The Louisiana Supreme Court announced several substantive changes to its rules on Monday that will increase transparency and public access to judicial discipline proceedings while maintaining fairness, due process, and the orderly administration of justice.
According to a release from the court, these rules are a continuation of the court’s ongoing study and revision of judicial discipline rules, like the adoption last year of rules that relaxed confidentiality of complaints after a notice of hearing is filed or the complaint is closed.
These latest rule changes will be effective May 1.
The court said that it voted unanimously to make three major changes increasing transparency and public access to judicial discipline proceedings after extensive study, review, solicitation of comments, and further deliberations.
The first rule change will be for hearings on allegations of judicial misconduct that have been investigated, which had previously been closed to the public, will now be open. The record and result of the formal proceedings including counseling letters and deferred disciplinary agreements will also now be available to the public.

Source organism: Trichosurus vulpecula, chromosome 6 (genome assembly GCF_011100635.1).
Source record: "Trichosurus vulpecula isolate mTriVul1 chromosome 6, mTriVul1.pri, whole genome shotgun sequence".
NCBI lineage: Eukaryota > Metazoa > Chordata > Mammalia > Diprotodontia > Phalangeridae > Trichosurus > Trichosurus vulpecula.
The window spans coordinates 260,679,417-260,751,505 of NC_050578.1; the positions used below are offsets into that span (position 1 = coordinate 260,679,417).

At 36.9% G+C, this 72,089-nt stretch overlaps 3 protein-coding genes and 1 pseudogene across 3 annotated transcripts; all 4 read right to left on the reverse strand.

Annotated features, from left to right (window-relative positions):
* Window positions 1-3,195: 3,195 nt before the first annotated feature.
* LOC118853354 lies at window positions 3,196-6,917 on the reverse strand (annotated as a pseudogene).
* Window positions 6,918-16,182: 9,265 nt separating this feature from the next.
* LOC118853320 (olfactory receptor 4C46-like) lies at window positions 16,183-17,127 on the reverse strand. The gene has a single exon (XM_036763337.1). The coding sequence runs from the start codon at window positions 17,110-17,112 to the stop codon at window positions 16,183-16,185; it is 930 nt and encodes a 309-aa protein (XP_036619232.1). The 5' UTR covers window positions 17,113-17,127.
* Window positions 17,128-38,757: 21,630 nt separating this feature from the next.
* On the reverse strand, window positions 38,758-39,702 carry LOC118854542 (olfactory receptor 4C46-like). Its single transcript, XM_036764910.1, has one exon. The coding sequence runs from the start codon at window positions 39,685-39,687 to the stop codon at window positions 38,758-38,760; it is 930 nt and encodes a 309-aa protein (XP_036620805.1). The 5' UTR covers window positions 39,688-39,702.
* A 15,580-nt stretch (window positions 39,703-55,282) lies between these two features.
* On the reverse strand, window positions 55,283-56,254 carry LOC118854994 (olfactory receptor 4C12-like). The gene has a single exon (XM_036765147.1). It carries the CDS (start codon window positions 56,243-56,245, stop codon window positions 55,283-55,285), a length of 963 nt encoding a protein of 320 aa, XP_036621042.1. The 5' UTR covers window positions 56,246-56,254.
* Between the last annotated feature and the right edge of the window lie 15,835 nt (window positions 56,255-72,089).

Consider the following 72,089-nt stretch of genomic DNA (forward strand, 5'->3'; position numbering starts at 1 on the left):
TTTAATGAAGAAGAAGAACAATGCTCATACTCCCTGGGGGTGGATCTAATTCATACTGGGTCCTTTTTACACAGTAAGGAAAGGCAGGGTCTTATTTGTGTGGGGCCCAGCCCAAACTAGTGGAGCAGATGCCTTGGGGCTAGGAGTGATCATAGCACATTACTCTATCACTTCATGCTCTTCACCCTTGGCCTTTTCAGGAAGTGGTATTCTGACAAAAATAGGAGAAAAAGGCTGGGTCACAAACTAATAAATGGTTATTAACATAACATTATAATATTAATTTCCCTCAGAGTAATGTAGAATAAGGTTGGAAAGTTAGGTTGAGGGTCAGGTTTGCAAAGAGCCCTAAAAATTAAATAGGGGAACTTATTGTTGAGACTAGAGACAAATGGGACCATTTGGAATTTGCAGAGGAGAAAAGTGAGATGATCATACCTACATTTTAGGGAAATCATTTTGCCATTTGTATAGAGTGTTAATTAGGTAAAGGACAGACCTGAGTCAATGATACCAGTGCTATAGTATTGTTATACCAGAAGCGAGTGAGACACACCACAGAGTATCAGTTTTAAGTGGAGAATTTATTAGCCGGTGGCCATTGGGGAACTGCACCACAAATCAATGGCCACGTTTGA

The second rule change applies to after a judge has received a non-public admonishment, which is a non-disciplinary disposition intended to counsel or warn the judge about his or her conduct. The court says that any subsequent admonishments within a judge’s term of office, which is ten years for appellate court judges and six years for district court and other judges,shall now be public.
The third rule change pertains to information that will be made available about confidential non-disciplinary dispositions on the Supreme Court’s website and in Supreme Court publications.
The full release announcing the rule changes, which may be easier to read, can be found below.
The full court order from the Louisiana Supreme Court can be found here.